Scientists have discovered traces of a stellar explosion in the vicinity of Earth

When Betelgeuse’s brightness plummeted several months ago, some observers suspected an impending supernova – a stellar explosion that could even wreak havoc on Earth. However, Betelgeuse did not explode, but physicists at the Technical University of Munich (TUM) have found evidence of another supernova that exploded near Earth about 2.5 million years ago. The scientists reported the results of their research in an article for Physical Review Letters.

As you know, the life of stars with a mass more than ten times the mass of our Sun ends in a supernova, a colossal star explosion. This explosion leads to the formation of iron, manganese and other heavy elements.

In the layers of manganese crust found on the seabed, which are about 2.5 million years old, a research team led by physicists from the Technical University of Munich confirmed the existence of both iron-60 and manganese-53.

The increased concentration of manganese-53 can be viewed as a “smoking gun” – the ultimate proof that a supernova near-Earth did indeed explode.

Dr. Gunther Korshinek, first author of the article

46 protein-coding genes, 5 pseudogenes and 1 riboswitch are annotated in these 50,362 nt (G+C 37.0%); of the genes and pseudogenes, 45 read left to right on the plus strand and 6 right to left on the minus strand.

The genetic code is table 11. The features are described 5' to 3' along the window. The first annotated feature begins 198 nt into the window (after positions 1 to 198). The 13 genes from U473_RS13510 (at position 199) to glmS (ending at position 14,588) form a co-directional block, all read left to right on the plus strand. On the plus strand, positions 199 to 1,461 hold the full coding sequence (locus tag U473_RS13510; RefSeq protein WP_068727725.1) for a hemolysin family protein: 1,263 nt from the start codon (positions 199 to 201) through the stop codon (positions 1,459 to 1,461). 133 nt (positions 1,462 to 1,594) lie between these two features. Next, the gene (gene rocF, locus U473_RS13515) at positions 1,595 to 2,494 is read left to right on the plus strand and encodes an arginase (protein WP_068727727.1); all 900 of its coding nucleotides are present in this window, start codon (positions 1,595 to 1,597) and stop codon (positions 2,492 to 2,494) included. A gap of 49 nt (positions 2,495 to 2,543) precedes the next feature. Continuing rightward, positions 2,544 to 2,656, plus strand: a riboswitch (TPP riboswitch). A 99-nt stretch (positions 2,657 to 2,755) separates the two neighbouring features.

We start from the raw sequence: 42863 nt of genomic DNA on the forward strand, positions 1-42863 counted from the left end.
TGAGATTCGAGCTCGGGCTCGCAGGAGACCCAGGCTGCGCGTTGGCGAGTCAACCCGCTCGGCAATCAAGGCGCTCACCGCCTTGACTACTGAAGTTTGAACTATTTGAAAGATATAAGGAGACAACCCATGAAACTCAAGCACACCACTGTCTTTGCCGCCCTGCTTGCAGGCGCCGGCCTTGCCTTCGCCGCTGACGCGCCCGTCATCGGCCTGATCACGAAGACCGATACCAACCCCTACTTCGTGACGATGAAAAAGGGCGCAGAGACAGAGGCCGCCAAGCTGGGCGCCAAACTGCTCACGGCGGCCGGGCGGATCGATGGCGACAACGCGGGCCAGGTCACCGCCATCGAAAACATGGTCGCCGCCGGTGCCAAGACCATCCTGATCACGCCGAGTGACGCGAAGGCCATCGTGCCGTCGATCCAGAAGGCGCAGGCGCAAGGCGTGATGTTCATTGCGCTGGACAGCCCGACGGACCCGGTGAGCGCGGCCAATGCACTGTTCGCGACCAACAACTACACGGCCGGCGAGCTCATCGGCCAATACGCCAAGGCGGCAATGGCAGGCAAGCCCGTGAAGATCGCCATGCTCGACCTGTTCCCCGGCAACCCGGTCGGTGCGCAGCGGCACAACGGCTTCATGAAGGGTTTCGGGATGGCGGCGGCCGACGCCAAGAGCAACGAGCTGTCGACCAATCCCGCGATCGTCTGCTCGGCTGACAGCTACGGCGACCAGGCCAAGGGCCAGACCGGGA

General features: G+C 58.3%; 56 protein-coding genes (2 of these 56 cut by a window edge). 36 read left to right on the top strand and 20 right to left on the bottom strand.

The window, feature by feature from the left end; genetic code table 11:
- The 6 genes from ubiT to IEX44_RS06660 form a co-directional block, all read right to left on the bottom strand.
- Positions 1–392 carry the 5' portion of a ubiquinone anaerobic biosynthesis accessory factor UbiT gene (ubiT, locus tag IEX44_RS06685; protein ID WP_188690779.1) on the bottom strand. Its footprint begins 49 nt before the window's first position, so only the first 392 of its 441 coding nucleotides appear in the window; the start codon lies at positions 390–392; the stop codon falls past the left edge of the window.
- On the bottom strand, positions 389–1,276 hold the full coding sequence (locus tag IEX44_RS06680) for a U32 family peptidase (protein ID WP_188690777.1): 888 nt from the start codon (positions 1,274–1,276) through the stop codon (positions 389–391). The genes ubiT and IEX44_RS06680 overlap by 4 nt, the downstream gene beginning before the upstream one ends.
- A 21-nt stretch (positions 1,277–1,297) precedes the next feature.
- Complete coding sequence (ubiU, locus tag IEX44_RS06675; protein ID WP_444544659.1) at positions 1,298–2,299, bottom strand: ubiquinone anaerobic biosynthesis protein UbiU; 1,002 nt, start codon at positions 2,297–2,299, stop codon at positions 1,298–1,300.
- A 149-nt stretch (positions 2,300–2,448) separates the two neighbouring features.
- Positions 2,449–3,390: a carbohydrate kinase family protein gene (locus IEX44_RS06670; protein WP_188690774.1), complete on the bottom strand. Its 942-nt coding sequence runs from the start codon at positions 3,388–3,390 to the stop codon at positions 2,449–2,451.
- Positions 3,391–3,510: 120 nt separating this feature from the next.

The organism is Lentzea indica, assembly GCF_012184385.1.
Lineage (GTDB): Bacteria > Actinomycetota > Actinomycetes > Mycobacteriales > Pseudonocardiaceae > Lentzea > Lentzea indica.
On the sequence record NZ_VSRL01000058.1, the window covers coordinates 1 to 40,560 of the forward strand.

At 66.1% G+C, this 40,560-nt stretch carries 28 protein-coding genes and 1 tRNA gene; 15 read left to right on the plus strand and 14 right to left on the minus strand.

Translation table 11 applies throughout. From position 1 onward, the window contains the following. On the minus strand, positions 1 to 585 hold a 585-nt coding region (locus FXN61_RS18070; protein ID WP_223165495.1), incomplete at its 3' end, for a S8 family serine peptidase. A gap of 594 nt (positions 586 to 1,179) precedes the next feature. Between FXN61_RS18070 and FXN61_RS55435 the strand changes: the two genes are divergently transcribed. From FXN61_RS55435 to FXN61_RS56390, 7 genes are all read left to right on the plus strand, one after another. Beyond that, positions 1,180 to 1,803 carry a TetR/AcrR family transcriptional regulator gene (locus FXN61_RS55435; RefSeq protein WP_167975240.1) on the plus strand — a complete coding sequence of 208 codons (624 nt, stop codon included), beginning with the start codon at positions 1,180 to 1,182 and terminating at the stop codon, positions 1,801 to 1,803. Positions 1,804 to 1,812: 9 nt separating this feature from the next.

While a very close supernova could wreak havoc on life on Earth, this one was still far enough away for devastating consequences. However, this caused a burst of cosmic rays. “There may be a connection between the supernova and the Pleistocene epoch, an Ice Age that began 2.6 million years ago,” explains study co-author Dr. Thomas Festermann.

Manganese is commonly found on Earth as manganese-55. On the other hand, manganese-53 is usually formed from cosmic dust, like the one found in the asteroid belt of our solar system. This dust continually falls to the Earth; but only occasionally can more specks of dust be found glowing like meteorites.

New layers of sediment that accumulate from year to year on the seabed retain the distribution of elements in manganese crusts and sediment samples. Using accelerator mass spectrometry, the team found both iron-60 and elevated levels of manganese-53 in layers that were deposited about two and a half million years ago.